Astro is today rolling out a new bot that merges Slack and email. The bot will allow you to receive your most critical emails within Slack, write and respond to emails using Slack usernames, as well as share important emails – and their attachments – into Slack private messages or channels, among other things.
The bot is an expansion on Astro’s previously launched email platform that leverages A.I. to help users make better sense of their inbox, triage their emails, and make sure that they don’t miss their priority messages.
In addition to the Slack integration, Astro is also today launching an Alexa Skill for checking in on your important emails and responding by voice.
While it may seem as though there’s never an end to the number of startups trying to solve our problems with email, that’s because email continues to be an ongoing problem for many users.
Astro CEO Andy Pflaum, who sold his prior productivity-focused company Zimbra to Yahoo, brought many of the founding team members at Zimbra over to his new company.
“We felt that workplace communication is an area that still needs a lot of improvement,” explains Pflaum. “Even with the rise of Slack in particular and real-time group chat in general…we felt that there were still problems, particularly in email,” he says.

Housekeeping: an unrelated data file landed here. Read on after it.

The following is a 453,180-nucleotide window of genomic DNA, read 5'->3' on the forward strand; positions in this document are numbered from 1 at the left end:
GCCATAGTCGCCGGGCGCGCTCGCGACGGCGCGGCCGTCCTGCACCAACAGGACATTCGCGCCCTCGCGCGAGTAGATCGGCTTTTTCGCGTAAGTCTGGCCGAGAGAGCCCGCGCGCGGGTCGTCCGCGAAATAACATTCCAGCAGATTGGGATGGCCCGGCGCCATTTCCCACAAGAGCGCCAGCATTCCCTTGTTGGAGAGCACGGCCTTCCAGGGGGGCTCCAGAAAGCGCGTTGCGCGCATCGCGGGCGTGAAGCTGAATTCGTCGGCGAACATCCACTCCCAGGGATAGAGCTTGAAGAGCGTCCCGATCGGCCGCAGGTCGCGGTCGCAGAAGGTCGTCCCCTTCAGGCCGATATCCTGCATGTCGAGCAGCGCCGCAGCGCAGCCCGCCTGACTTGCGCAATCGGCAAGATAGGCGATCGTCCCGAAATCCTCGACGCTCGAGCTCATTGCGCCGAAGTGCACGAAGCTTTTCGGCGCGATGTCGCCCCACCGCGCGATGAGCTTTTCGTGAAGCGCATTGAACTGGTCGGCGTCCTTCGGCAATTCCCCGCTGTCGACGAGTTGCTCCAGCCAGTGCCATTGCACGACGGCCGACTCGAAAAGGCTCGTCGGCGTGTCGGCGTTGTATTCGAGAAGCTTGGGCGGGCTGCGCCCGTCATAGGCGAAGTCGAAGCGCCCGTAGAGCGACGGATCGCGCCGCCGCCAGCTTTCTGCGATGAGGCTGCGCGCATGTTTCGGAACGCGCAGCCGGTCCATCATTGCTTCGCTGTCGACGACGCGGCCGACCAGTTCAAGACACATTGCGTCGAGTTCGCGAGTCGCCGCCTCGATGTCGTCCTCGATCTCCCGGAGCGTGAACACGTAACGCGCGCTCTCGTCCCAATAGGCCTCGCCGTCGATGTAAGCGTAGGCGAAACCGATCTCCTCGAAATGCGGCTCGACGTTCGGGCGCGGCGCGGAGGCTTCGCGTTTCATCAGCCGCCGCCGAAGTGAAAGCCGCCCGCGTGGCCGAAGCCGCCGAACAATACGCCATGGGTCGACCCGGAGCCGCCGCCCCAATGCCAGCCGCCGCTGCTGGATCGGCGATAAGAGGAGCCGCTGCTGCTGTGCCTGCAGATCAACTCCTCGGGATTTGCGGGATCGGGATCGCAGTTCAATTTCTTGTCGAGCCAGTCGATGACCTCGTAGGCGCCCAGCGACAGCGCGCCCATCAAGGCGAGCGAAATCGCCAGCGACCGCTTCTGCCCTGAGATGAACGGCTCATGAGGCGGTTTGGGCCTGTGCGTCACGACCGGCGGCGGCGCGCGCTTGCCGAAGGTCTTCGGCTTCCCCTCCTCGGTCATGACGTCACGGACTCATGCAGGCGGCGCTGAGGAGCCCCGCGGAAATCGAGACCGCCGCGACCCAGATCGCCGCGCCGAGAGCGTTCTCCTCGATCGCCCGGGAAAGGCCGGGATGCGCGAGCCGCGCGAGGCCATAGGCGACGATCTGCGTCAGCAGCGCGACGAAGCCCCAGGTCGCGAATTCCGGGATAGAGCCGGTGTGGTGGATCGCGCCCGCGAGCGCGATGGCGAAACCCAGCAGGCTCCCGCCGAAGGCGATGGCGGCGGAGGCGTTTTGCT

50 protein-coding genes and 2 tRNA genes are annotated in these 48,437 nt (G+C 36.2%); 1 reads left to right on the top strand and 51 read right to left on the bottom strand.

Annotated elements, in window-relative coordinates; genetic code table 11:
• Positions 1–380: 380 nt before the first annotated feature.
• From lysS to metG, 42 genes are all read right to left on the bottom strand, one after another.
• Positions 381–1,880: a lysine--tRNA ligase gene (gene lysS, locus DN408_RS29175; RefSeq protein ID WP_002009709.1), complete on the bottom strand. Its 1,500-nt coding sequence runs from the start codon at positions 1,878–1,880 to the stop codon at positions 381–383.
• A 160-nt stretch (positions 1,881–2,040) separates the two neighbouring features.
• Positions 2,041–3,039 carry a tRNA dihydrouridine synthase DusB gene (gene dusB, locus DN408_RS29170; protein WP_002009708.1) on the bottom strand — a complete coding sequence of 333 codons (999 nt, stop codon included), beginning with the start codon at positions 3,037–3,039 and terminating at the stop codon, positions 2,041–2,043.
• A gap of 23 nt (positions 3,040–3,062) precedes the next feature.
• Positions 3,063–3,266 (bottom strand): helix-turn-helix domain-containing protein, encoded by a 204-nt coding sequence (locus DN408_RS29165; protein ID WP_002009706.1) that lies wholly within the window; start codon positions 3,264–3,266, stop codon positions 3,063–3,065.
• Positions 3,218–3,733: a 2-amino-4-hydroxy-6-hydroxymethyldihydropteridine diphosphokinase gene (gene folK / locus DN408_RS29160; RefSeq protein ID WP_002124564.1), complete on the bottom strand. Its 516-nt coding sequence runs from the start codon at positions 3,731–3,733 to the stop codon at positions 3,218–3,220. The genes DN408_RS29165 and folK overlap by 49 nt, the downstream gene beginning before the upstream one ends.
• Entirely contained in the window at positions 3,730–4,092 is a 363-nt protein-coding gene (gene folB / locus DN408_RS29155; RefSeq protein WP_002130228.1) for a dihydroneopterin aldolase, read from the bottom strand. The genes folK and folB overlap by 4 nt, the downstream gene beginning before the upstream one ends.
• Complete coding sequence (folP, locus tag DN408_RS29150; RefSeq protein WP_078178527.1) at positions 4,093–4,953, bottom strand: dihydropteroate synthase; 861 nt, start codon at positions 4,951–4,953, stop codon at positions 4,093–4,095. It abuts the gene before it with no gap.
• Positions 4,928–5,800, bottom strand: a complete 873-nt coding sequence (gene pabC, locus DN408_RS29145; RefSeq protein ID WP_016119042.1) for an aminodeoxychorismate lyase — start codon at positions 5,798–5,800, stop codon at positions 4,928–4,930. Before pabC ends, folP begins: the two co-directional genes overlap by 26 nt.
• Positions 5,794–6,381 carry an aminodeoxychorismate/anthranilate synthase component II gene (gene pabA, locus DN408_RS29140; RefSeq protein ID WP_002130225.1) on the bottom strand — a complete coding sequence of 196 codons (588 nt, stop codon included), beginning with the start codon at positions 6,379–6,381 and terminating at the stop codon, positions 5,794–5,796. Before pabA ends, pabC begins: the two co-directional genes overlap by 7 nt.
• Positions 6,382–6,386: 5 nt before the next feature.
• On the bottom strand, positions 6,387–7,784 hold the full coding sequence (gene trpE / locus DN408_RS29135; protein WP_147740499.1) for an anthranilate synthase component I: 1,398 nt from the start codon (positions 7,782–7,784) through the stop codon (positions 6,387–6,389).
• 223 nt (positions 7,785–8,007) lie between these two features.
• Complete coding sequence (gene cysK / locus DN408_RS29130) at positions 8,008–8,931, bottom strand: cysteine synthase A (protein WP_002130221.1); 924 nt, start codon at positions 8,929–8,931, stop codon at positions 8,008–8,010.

The approach the team wanted to take was applying modern-day A.I. technology to help address the remaining issues with email.
The company already has email apps that work across the desktop and mobile which include a helpful bot – “Astrobot” – that can uncover insights, take actions on your email, and surface other “can’t miss” items from your inbox.
For example, the bot knows when there’s an email from someone important who’s still awaiting your response to a question they asked; it can ask you if you’d like it to unsubscribe you from a newsletter you never open; and it can help you with other items not directly related to emails – like helping you figure out who you know at a given company, or reminding you of tasks.
Astro – macOS – Move to Folder
Astro – macOS – Snooze
Astro – macOS – Astrobot